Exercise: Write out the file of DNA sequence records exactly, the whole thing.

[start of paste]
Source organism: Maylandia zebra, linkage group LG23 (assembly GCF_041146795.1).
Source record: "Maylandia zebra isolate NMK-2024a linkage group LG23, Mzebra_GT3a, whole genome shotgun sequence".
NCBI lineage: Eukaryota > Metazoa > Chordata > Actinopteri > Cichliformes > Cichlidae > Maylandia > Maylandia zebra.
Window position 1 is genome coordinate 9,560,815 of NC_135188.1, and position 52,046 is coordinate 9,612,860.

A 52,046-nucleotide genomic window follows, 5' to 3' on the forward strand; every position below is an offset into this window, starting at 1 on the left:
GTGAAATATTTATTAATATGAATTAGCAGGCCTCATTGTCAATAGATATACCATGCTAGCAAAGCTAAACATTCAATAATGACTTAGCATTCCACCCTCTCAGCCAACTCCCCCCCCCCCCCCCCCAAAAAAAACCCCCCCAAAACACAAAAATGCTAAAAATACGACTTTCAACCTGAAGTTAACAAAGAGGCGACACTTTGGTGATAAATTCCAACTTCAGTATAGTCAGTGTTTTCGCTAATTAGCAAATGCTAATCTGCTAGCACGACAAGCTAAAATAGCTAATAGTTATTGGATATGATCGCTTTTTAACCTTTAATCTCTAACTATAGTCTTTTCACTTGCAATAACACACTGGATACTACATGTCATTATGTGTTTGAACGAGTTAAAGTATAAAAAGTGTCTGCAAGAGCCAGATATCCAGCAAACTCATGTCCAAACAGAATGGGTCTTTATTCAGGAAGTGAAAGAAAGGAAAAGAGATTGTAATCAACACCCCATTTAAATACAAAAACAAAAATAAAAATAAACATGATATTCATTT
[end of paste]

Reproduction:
Source organism: Maylandia zebra, linkage group LG23 (assembly GCF_041146795.1).
Source record: "Maylandia zebra isolate NMK-2024a linkage group LG23, Mzebra_GT3a, whole genome shotgun sequence".
NCBI lineage: Eukaryota > Metazoa > Chordata > Actinopteri > Cichliformes > Cichlidae > Maylandia > Maylandia zebra.
Window position 1 is genome coordinate 9,560,815 of NC_135188.1, and position 52,046 is coordinate 9,612,860.

A 52,046-nucleotide genomic window follows, 5' to 3' on the forward strand; every position below is an offset into this window, starting at 1 on the left:
GTGAAATATTTATTAATATGAATTAGCAGGCCTCATTGTCAATAGATATACCATGCTAGCAAAGCTAAACATTCAATAATGACTTAGCATTCCACCCTCTCAGCCAACTCCCCCCCCCCCCCCCCCAAAAAAAACCCCCCCAAAACACAAAAATGCTAAAAATACGACTTTCAACCTGAAGTTAACAAAGAGGCGACACTTTGGTGATAAATTCCAACTTCAGTATAGTCAGTGTTTTCGCTAATTAGCAAATGCTAATCTGCTAGCACGACAAGCTAAAATAGCTAATAGTTATTGGATATGATCGCTTTTTAACCTTTAATCTCTAACTATAGTCTTTTCACTTGCAATAACACACTGGATACTACATGTCATTATGTGTTTGAACGAGTTAAAGTATAAAAAGTGTCTGCAAGAGCCAGATATCCAGCAAACTCATGTCCAAACAGAATGGGTCTTTATTCAGGAAGTGAAAGAAAGGAAAAGAGATTGTAATCAACACCCCATTTAAATACAAAAACAAAAATAAAAATAAACATGATATTCATTT